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Libel Suit May Put Gov. on the Spot

Alleged groping victim seeks Schwarzenegger deposition about e-mail his camp sent to media.

March 22, 2004|Greg Krikorian | Times Staff Writer

Less than 24 hours before last October's recall election, a petite stuntwoman named Rhonda Miller stood before a row of television cameras in Los Angeles and alleged that Arnold Schwarzenegger had twice sexually assaulted her on movie sets.

But before her charges made the evening news, the campaign of Arnold Schwarzenegger had dismissed Miller's accusation and raised a claim of its own, suggesting in an e-mail that reporters should see whether Miller had a criminal record.

Now, in a libel suit that has drawn little attention since Schwarzenegger's election as governor, he faces a courtroom battle that raises new questions about his campaign's handling of sexual harassment allegations. And if Miller's attorneys have their way, Schwarzenegger will be questioned under oath about whether he played any role in releasing the e-mail.

In the suit, the 53-year-old Miller alleges that the governor and his close advisors sought to soil her reputation after she accused him of sexual harassment. That effort, she said, was highlighted by an e-mail that invited reporters to check Miller's name on an Internet site of Los Angeles Superior Court criminal records.

As reporters discovered, there were plenty of Los Angeles criminal records for women with the name Rhonda Miller, but not one with the same birth date as the Miller who had accused Schwarzenegger. Even so, supporters of the governor immediately attacked her character on radio and television talk shows.

Miller's attorneys insist that Schwarzenegger and his campaign knew she had no criminal history but raised the topic of court records with the hope they could entice reporters into investigating Miller.

Court records show that Schwarzenegger was briefed by his aides about Miller's charges shortly after she appeared at the news conference. He has said in a sworn deposition that the e-mail was "created and disseminated" by the campaign "without my knowledge or consent."

Attorneys for Schwarzenegger and the campaign have urged that the libel suit be dismissed. But before ruling on that request, Los Angeles Superior Court Judge Robert L. Hess will hear arguments today on a motion by Miller's attorneys to depose the governor and his aides to seek proof that Miller was intentionally defamed by the campaign.

The motion is significant, both legally and politically. If Miller's attorneys are able to question the governor and others under oath, they could be asked about how the decision was made to send out the e-mail.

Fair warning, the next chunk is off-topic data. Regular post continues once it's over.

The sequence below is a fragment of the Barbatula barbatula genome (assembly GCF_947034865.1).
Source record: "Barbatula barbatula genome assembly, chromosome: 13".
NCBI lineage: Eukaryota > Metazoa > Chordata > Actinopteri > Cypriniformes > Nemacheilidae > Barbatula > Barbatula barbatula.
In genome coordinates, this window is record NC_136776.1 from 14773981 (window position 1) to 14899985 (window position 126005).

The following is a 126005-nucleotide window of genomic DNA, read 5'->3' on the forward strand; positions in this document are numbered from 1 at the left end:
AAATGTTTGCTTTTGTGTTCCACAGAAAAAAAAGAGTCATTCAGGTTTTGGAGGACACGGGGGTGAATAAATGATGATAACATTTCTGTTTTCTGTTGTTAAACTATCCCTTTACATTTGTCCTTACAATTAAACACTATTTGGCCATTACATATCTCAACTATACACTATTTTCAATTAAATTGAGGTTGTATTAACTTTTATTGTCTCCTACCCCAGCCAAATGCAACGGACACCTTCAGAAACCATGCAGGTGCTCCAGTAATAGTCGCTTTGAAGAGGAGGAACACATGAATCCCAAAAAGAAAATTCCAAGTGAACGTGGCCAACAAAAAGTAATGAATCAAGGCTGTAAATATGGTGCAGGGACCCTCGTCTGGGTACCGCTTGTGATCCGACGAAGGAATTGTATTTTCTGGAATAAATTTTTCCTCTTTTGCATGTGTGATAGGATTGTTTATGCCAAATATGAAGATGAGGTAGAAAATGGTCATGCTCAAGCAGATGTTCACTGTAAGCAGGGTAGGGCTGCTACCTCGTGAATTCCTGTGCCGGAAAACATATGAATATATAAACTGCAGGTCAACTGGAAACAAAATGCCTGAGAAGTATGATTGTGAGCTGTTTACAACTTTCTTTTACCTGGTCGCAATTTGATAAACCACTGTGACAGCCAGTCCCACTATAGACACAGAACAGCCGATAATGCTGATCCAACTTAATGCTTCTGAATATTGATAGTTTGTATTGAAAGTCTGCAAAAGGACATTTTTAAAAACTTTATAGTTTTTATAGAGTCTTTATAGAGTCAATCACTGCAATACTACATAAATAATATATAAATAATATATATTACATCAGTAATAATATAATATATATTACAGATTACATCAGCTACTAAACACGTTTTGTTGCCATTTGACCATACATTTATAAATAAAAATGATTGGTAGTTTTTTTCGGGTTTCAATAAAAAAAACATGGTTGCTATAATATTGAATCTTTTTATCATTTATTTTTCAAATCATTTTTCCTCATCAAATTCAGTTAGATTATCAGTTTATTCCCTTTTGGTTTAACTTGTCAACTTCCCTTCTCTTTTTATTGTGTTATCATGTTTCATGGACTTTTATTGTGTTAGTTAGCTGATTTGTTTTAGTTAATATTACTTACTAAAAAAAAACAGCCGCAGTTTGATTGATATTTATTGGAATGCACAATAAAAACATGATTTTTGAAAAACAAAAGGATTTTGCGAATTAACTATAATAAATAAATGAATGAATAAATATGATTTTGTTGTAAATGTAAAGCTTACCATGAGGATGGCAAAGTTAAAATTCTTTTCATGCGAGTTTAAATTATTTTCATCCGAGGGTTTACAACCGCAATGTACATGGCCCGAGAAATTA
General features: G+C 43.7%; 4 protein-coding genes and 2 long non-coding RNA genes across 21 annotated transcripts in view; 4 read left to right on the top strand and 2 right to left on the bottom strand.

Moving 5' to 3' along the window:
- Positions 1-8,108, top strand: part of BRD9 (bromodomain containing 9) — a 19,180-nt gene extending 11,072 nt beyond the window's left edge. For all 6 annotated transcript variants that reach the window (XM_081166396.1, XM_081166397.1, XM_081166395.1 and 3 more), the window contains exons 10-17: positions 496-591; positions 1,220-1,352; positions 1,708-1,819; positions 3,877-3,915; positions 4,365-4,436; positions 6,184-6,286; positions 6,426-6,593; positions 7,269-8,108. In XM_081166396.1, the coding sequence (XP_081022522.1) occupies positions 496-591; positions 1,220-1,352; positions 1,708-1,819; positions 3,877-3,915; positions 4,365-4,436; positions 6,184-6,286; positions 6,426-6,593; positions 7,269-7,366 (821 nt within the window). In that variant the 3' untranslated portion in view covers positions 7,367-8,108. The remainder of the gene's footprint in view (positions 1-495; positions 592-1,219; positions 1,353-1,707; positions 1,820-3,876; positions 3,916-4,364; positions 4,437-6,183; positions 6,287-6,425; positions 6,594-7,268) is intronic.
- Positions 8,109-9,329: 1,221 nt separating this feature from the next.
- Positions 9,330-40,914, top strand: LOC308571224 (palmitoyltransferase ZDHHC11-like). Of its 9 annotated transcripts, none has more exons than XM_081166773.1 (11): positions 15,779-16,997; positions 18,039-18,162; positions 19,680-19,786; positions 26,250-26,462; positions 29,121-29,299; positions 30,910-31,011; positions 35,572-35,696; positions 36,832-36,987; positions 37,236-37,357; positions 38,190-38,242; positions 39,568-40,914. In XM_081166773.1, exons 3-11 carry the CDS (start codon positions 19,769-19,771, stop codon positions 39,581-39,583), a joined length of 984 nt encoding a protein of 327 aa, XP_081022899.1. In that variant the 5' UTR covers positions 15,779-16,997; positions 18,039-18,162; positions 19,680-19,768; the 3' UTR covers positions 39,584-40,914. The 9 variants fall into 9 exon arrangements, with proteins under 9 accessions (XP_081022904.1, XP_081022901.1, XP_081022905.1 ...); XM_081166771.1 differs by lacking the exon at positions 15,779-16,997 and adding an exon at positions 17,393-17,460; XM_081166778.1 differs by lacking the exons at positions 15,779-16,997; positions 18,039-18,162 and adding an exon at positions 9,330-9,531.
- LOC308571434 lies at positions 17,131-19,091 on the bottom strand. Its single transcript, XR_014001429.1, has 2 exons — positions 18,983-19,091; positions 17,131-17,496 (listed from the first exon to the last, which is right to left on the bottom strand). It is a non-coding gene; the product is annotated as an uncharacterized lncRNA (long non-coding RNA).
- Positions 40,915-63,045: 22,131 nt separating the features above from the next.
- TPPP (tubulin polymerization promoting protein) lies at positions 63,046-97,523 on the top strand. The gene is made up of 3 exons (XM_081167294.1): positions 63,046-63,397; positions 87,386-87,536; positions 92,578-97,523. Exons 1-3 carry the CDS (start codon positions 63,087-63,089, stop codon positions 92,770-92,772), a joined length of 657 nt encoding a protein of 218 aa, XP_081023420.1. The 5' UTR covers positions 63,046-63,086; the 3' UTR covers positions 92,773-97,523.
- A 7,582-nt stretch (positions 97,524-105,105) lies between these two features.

"It is one thing to make comments about someone's accusations, but to do this kind of thing is beyond the pale" said attorney Paul Hoffman, who is representing Miller along with attorney Gloria Allred.

"They did not just deny the allegations ... they basically called Rhonda Miller a criminal."

Charges Called Absurd

As a result, Allred and Hoffman say, Miller was ridiculed as Schwarzenegger supporters slandered her on numerous broadcasts before some of the accusers eventually retracted their comments.

But attorneys for Schwarzenegger and the campaign insist that Miller's charges are absurd.

Calling the lawsuit part of a "political witch hunt," Schwarzenegger's longtime attorney, Martin Singer, argued that Miller had no grounds for deposing the governor because he has already sworn under oath that he had no role in releasing the e-mail. And the libel suit, Singer said, was as groundless as Miller's original claim of having been accosted by Schwarzenegger.

"I have been representing Arnold Schwarzenegger for 15 years, and in all that time, no one came forward with these kinds of claims," said Singer. "So why is it that this happens the day before the election?"

Attorney Neil Shapiro, representing the campaign, said that by going public with her harassment claim, Miller had become a public figure and created a higher standard for proving she had been libeled.

"When you go public with a 12-year-old accusation, the day before an election, how can you say you are not ... a public figure," said Shapiro.

Generally, libel requires proof that a false statement has damaged the victim. If the person defamed is deemed a public figure, the plaintiff must prove the speaker knew the statement was false, or acted with reckless disregard for the truth. Someone who is not a public figure does not have to show that someone made a statement knowing it was false.

Court documents in the case already provide a glimpse into how Miller's accusations were handled by Schwarzenegger's camp on the eve of the election. The staff had previously been challenged by allegations that Schwarzenegger had abused more than a dozen women over a period of three decades.

In declarations filed by several campaign workers, Schwarzenegger's attorneys paint a picture of a campaign caught off guard by the allegations and earnestly attempting to find out all it can about Miller.

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